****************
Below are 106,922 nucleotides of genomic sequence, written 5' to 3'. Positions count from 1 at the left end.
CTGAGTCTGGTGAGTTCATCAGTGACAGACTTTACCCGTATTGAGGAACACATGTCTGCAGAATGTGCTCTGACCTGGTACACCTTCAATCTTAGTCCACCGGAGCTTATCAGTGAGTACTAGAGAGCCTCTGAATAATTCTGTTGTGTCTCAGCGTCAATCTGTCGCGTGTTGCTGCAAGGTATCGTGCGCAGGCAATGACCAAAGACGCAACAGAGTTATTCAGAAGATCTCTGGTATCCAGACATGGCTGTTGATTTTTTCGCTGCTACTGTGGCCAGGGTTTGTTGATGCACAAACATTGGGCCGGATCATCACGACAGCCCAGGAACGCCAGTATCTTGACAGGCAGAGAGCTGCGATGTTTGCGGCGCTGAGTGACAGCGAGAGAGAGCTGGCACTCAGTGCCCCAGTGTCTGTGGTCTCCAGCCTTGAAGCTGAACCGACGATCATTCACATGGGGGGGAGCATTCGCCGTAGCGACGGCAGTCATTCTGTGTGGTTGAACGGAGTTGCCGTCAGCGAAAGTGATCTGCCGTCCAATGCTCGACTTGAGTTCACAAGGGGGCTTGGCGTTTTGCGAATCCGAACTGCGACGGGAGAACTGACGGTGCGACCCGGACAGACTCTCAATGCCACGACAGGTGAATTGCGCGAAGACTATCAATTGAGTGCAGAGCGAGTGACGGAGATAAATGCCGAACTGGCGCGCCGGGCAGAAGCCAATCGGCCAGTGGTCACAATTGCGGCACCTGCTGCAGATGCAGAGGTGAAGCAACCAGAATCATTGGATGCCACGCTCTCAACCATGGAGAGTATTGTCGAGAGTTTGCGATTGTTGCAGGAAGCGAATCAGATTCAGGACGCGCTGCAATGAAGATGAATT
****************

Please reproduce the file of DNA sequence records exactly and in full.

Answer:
Below are 106,922 nucleotides of genomic sequence, written 5' to 3'. Positions count from 1 at the left end.
CTGAGTCTGGTGAGTTCATCAGTGACAGACTTTACCCGTATTGAGGAACACATGTCTGCAGAATGTGCTCTGACCTGGTACACCTTCAATCTTAGTCCACCGGAGCTTATCAGTGAGTACTAGAGAGCCTCTGAATAATTCTGTTGTGTCTCAGCGTCAATCTGTCGCGTGTTGCTGCAAGGTATCGTGCGCAGGCAATGACCAAAGACGCAACAGAGTTATTCAGAAGATCTCTGGTATCCAGACATGGCTGTTGATTTTTTCGCTGCTACTGTGGCCAGGGTTTGTTGATGCACAAACATTGGGCCGGATCATCACGACAGCCCAGGAACGCCAGTATCTTGACAGGCAGAGAGCTGCGATGTTTGCGGCGCTGAGTGACAGCGAGAGAGAGCTGGCACTCAGTGCCCCAGTGTCTGTGGTCTCCAGCCTTGAAGCTGAACCGACGATCATTCACATGGGGGGGAGCATTCGCCGTAGCGACGGCAGTCATTCTGTGTGGTTGAACGGAGTTGCCGTCAGCGAAAGTGATCTGCCGTCCAATGCTCGACTTGAGTTCACAAGGGGGCTTGGCGTTTTGCGAATCCGAACTGCGACGGGAGAACTGACGGTGCGACCCGGACAGACTCTCAATGCCACGACAGGTGAATTGCGCGAAGACTATCAATTGAGTGCAGAGCGAGTGACGGAGATAAATGCCGAACTGGCGCGCCGGGCAGAAGCCAATCGGCCAGTGGTCACAATTGCGGCACCTGCTGCAGATGCAGAGGTGAAGCAACCAGAATCATTGGATGCCACGCTCTCAACCATGGAGAGTATTGTCGAGAGTTTGCGATTGTTGCAGGAAGCGAATCAGATTCAGGACGCGCTGCAATGAAGATGAATT